Public Policy Versus The Law

It is important to understand the difference between a policy and a law.

What is Law?

Laws set out standards, procedures and principles that must be followed. If a law is not followed, those responsible for breaking them can be prosecuted in court.
So, policy sets out the goals and planned activities of a ministry and department but it may be necessary to pass a law to enable government to put in place the necessary institutional and legal frameworks to achieve their aims. Laws must be guided by current government policy.

Stages of policy and law-making

Government and parliamentary structures as well as the different branches of government all play very important roles in the making of laws and policies. Below is an explanation of the stages of making policies and laws.

Stage one – Ruling party gives vision, goals and direction which forms the party Policy.

It is now the role of the party’s members in the executive and legislative arms of government at national and County levels to initiate the processes that will lead to the implementation of this policy.

Stage two – Executive draws up policy on an issue

Stage two of the process takes place at national level where the ruling party attempts to convert its party policy into official government policy or law following the procedures prescribed by the Constitution. It is clear therefore that there is a strong political link between key legislative and executive structures and the majority party.
It is the responsibility of the executive branch of government to develop new policies and laws. It is the responsibility of the legislative branch (Parliament) to approve policies and pass new laws to give legal effect to the policies.
But this is a long and slow process during which the policy or law proposed by the ruling party is debated and negotiated with various stakeholders, such as opposition parties, the public, Civil Society organisations, etc. This can take many years to complete.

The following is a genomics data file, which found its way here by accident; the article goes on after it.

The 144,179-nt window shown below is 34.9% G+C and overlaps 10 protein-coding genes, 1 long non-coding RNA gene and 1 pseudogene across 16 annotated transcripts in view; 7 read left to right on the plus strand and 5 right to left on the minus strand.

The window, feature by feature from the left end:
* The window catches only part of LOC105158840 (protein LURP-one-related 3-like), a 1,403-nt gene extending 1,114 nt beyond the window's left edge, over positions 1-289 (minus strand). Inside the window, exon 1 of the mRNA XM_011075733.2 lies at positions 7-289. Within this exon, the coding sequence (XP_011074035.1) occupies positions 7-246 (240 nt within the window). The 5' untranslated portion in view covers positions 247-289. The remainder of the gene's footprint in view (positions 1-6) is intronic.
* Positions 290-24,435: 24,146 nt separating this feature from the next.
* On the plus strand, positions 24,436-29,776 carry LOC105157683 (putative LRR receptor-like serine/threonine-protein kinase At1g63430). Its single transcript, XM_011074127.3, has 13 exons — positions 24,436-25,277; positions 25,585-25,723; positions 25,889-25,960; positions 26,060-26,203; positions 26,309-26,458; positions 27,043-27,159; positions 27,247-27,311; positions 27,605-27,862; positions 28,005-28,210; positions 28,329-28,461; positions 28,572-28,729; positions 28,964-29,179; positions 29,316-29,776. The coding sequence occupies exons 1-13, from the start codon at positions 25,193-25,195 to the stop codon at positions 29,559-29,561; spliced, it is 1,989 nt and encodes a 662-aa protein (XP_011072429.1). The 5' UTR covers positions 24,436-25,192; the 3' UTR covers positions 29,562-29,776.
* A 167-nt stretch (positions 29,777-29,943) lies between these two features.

During this time, the government ministries will draft discussion documents, called Papers and on the policy or law to allow for debate and comment.Various parliamentary and select committees in national Parliament and in the Counties, provide opportunities for public participation in debating the proposed policy or law.
Stakeholders can use different opportunities for input, such as attending parliamentary committee hearings, setting up meetings with department heads or the minister, using the media to put pressure, etc.

Stage three – Finalising a policy

Stage three of the process is when the policy is finalised by the relevant Department and Ministry. Once a policy has been properly debated the Department and Ministry look at the issues and options and draw up a final policy which is published as a Paper. The Paper is a statement of intent and a detailed policy plan which often forms the basis of legislation. It is debated and adopted by Parliament and approved by Cabinet.

Stage four – Passing a law

A Cabinet Paper often forms the basis of legislation. If the Minister or the Department decides that a new law is necessary to achieve its objectives and implement its policy, the Department will begin the job of drafting the new law. In its early stages before a new law has been tabled in Parliament it is called a draft Bill. Once it has been tabled in Parliament it is called a Bill for debate, scrutiny and passage.
Once both houses of Parliament have agreed to a final version of a Bill, it will be sent to the President. The President then signs the Bill and it becomes an Act of Parliament and the Law.

Stage five – Subordinate legislation and implementing the law and policy.

Once Parliament has passed a law, or a policy has been published, it is up to the National and County Government ministries and departments to implement the law and/or policy. If it is necessary That National and County legislatures pass subordinate Legislation, Rules and Regulations that give more detail on matters contained in the original law.

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